What struck me as I prepared for bed last night at ten o’clock wasn’t how physically exhausted I was but rather how for once, it seemed justified.
My life, especially my weekday life, especially my weekday life during the school year, tends to be very indoorsy. While it’s true that I go running outdoors 365 days a year –the U.S. Running Streak Association does allow running done on treadmills to qualify for its registry, but in my experience, most streak runners look on that option with contempt – on days the kids have school I’m done with my run by nine o’clock in the morning. And quite often I then sit indoors at my computer for most of the rest of the day. Often this spring Holly and I have gone for a little bike ride after school, and sometimes one or another of my family members will take a walk with me, but for the most part, I spent a lot of my time indoors.
And so sometimes when the typical middle-aged sense of physical fatigue sets in at around ten o’clock at night, I ask myself just what I’ve done to merit the sense of weariness. There were about six years in my life when I lugged children around for much of the day, and there were other phases of my life when I ran between six and thirteen miles some days. When I was in my twenties and living in Boston I walked a mile or so to and from work every day. In college I taught aerobics during the summer. All of those seem like good reasons to be tired at the end of the day in a way that going for a two-mile run and then sitting at my computer does not.
Yesterday, though, I once again had a good excuse, beyond being middle-aged. I’d spent three hours that afternoon helping my father bale and stack hay, which is challenging physical labor, and all of this on a sunny eighty-degree day. I deserve to feel tired, I told myself with a little bit of righteousness last night. I did actual manual labor all afternoon.
We spent the first hour transferring hay bales from the trailer to the barn. That’s a straightforward job that consists of little more than moderate lifting and carrying. The next step was a lot harder. I told my father I’d help him pick up bales from a field he’d already mowed and raked. This was something I’d never done before.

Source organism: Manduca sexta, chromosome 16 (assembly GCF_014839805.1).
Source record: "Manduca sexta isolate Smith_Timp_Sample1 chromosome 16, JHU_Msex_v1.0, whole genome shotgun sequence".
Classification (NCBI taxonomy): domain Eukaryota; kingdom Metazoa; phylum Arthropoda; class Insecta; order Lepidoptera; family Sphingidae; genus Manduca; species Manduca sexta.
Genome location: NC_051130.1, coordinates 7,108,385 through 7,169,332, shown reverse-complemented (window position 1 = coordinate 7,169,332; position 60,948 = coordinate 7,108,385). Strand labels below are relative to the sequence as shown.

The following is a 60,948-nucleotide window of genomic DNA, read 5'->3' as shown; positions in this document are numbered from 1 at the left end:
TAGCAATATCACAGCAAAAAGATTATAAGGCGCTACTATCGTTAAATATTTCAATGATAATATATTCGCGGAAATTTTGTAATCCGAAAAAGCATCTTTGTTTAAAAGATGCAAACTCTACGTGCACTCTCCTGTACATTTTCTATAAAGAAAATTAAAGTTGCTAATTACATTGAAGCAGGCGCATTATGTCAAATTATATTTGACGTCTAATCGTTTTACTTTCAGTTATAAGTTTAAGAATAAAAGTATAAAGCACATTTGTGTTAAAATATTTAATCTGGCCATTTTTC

“Is there anything about this job I should know?” I asked him on the way over.
“Stack from the back of the trailer to the front,” he said. “And just do your best to keep up.”
I honestly had no idea what I was in for. Collecting bales involves my standing in the trailer while Dad pulls it with the tractor, which is equipped with a device that gathers the hay up and then catapults tied bales into the trailer. As I stood there holding onto the gate, the trailer rocking back and forth as we crossed the uneven terrain of the field, hay bales flew through the air. After about twenty minutes, I had such bad motion sickness that I had to get out of the trailer and walk. “I’ll pick up any bales that fall out,” I said, feeling fairly useless. Without me in the back, the hay bales still flew through the air and landed in the tractor; they just made a haphazard pattern, whereas previously I had been stacking them neatly.
As I walked through the field, sipped water, and tried to get my sense of equilibrium back, I reflected that I’d probably have either nightmares or a very mild case of post-traumatic stress syndrome from the experience of standing in the rocking tractor while hay bales catapulted toward me. It’s like an amusement park ride for the masochistic, I mused. Try to balance and not get sick while also being really scared by heavy objects flying through the air.
According to my father, my brother-in-law can do this same job while singing and dancing in the back of the trailer. That’s impressive, but we all have our strengths. I had to concede this wasn’t one of mine. Dad was understanding and said it didn’t really matter if the bales didn’t get stacked geometrically, though it didn’t help things any when I then backed the truck up to the trailer too fast and put a crease in the bumper.
All of that notwithstanding, it was good to be working outside for a change. As a writer, I spend far too much time sitting still peering at my screen. Trauma aside, getting outdoors on a hot sunny day to do something productive is a good idea. And I’m willing to try it again, this time knowing that balancing in the back of a rocking trailer while hay bales seem to hail down from the sky is just a normal part of the job.